Monsters University (2013)


Untitled-1Pixar has to be honest with themselves and admit that they’ve recently put a lot of their fans on suicide watch. A couple of years ago, Cars 2 didn’t sit well with followers — even though I thoroughly preferred it to Cars 1 — and Brave was nothing but a dazzling fairytale with a rather hollow centre. Monsters University — the prequel to their smash hit Monsters Inc. — however, is an excellent film in almost every way, but the thing that makes it special is its effortless ability to make us laugh.

Where Pixar classics like Finding NemoRatatouilleUp, and Toy Story 3 appeal to the older audience by tugging at our heartstrings and making us turn on the waterworks, Monsters University is completely happy to keep us laughing. That’s its comfort zone, and it couldn’t be any more comfortable. This isn’t to say that it has us adults laughing in our seats like a bunch of seven year olds without a care in the world, because it manages to maintain a high level of maturity by tackling various social issues that will wash over any seven year old’s head.

Without giving any sort of spoilers away, I can tell you that Monsters makes it okay to be in the Not-So-Cool Squad, or even in the Hated-By-Everyone Squad. It also teaches us that looks aren’t everything, and that usually, it’s what’s inside that counts. It warns us not to be glib in school just because we may come from a famous family (I’m thinking of the Winklevoss twins here). It reminds us that studying is important, and that it can get you through tough times. But most importantly, I think, it lets us know that we need to have fun, and that fame and fortune will not give us satisfaction.

Since this is a prequel, we should already be familiar with the major players: Mike Wazowski (the big green eyeball voiced by Billy Crystal) and James Sullivan (the pink-spotted scare machine voiced by John Goodman). This is what I like about prequels; the characters have already been established, and now the filmmakers can take them away from the world that we’re familiar with, settle them down in a new environment in a new time period, and give them back to us from a different perspective. Of course, throwing in a bunch of new characters doesn’t hurt either.

We meet Mike in elementary school, and a class excursion to the Monsters Inc. factory fills him with a burning desire to become a top scarer. Scarers, in case you’re not familiar with the term, refers to monsters who can scare children out of their skin in order to use their screams to power the entire monster world. So naturally, you have to look scary to be a scarer. Mike, however, looks like a toy you’d yank off a shelf and cuddle to sleep at night. But never mind, he wants to be a scarer, so we’ll let him try.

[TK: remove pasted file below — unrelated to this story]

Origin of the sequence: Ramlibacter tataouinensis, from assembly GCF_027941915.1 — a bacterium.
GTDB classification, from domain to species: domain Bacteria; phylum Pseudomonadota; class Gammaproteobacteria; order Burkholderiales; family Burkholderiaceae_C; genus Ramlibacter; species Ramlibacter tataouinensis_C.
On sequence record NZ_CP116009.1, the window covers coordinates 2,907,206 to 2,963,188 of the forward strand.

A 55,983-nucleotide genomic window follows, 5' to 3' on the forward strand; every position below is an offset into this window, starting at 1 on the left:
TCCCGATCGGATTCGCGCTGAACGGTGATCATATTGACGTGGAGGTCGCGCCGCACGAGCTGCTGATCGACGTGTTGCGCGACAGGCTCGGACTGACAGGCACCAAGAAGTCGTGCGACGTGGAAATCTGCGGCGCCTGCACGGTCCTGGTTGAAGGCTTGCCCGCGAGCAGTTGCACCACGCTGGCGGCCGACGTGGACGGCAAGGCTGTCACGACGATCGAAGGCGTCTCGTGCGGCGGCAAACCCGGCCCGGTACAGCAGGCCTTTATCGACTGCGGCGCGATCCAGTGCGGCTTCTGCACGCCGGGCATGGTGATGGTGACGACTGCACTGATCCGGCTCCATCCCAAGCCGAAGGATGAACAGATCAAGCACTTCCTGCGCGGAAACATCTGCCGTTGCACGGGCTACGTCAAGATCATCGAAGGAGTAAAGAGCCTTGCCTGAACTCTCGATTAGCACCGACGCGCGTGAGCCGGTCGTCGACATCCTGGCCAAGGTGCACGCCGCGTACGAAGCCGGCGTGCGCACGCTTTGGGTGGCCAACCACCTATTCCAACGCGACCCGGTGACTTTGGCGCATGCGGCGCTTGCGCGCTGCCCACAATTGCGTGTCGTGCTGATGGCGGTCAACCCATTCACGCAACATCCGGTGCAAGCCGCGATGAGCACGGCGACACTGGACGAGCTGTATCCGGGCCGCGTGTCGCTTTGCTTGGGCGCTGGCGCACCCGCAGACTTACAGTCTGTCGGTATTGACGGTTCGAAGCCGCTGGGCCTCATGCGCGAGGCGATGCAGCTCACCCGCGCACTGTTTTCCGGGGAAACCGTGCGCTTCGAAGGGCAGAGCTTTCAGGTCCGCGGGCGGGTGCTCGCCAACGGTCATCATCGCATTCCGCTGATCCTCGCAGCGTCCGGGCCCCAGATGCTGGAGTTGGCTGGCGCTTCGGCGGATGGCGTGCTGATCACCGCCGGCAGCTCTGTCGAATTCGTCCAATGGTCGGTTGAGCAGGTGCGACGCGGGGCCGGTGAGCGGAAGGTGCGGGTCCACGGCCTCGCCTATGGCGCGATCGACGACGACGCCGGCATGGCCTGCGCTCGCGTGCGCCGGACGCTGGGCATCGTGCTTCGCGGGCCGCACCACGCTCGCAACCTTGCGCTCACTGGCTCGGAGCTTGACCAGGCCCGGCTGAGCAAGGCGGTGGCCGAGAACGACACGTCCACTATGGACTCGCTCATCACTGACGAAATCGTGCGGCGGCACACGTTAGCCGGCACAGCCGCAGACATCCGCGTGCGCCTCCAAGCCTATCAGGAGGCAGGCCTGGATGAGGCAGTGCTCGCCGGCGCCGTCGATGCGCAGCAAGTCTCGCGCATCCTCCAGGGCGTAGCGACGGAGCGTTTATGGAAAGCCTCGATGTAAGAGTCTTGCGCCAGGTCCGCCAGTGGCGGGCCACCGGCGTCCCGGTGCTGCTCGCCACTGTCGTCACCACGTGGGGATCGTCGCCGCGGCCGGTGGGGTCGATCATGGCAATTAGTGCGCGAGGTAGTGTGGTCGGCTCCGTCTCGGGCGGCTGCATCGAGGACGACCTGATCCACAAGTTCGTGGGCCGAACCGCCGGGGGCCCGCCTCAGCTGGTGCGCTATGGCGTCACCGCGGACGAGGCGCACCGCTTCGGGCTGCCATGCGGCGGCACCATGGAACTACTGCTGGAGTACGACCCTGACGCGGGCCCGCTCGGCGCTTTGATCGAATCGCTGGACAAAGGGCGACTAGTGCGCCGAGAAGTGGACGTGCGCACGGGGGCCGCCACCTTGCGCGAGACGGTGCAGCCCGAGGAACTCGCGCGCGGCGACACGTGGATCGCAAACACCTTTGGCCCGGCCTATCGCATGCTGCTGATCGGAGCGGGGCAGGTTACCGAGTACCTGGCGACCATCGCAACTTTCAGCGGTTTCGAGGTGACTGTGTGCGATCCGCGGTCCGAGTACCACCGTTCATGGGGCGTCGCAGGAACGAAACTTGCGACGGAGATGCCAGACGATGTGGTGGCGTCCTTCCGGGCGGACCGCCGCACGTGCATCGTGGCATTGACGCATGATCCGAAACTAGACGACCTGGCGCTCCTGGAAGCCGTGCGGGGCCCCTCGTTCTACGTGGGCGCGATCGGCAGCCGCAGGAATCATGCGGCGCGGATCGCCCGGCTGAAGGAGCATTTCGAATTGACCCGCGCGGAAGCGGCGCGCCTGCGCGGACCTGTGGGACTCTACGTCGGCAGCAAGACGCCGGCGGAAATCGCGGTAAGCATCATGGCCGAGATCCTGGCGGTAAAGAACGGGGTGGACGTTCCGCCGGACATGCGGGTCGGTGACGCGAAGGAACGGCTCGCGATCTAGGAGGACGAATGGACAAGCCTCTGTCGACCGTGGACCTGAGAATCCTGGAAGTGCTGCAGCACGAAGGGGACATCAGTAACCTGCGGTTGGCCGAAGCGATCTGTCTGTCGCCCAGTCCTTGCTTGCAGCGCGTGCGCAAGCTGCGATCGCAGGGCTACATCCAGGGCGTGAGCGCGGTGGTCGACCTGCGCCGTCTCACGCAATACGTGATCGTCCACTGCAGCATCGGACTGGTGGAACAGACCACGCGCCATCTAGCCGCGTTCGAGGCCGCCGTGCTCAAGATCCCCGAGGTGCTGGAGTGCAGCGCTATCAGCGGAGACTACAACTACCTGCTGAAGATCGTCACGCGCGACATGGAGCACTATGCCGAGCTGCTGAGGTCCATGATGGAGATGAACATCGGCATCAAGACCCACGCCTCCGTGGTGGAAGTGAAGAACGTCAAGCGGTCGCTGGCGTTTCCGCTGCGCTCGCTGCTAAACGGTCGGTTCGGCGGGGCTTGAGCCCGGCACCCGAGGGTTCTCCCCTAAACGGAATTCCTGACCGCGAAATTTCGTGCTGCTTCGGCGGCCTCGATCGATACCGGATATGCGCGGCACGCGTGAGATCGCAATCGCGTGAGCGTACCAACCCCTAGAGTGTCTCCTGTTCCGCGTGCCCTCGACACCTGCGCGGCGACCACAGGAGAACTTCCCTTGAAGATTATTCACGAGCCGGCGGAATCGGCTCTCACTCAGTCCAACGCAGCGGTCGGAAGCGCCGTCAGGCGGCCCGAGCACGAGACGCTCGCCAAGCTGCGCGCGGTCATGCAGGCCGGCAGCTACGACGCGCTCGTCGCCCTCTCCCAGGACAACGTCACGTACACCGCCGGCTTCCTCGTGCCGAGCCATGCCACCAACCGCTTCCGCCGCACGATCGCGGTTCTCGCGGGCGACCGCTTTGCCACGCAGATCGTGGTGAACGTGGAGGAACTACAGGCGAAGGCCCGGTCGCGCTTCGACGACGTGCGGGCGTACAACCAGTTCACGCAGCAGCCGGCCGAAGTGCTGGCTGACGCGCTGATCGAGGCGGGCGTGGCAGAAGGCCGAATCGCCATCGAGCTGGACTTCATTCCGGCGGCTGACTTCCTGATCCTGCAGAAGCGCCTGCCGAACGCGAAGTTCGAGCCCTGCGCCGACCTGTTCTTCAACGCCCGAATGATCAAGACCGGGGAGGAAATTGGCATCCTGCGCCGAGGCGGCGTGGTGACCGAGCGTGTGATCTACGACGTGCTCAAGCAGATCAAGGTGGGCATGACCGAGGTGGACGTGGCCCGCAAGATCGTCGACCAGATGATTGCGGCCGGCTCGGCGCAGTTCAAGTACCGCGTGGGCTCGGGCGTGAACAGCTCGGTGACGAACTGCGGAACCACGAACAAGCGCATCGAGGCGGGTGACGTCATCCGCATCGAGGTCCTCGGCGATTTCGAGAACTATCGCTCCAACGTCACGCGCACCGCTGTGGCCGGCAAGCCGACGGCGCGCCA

He goes to Monsters University, where he meets the snobby Sullivan — “My friends call me Sully” — a brash teen who thinks he can flourish in the house his dad built. After he and Mike refuse to see eye to eye, they end up competing in the college fraternity Scare Games in order to prove to their slithering, creepy-crawly faculty headmaster, Dean Hardscrabble (Helen Mirren), that they have what it takes to be a Scare student.

This Dean Hardscrabble is a testament to what the creative minds at Pixar are capable of. She’s essentially a centipede with a humanoid torso, and vampire wings. She flies like a squirmy jet, and she can creep out of the shadows like a thief in the night. Her presence is always heard first, then seen, and Helen Mirren does a fantastic job bringing her steely nature to life. Ironically, though, the majority of monsters in this prequel seem to look the same — capsule shaped, with three eyes — except for the librarian, but I’ll let you find that out for yourself.

What I like about this movie, apart from the numerous laughs it solicits, is how it manages to be completely fresh. These are monsters who go to school like humans. They study like humans, they party like humans, they compete like humans. Their world is so human that I have to wonder where it exists in our universe. The story involving these monsters is relatively simple, but it works in great ways to deepen their histories, and it ties in to Monsters Inc. quite seamlessly.

It’s not as deep or as thought-provoking as your Ups or your Wall-Es, but it’s great entertainment that’s still fun for the big ones. I’ve always measured Pixar movies by whether or not they can appeal to the adult audience. Usually, they have that extra layer that only we can understand. Monsters University has this extra layer, but it comes in a different form: laughter through life lessons. It doesn’t take time to be melancholy; it just storms on through with awesome animation, a bundle of laughs, and a narrative that enjoys being lighthearted.

Best Moment | There’s literally a buffet of best moments. The Art Club. The Can Engineering teacher. The football game. Squishy’s mum’s music choice.

Worst Moment | Hmm. Nope.


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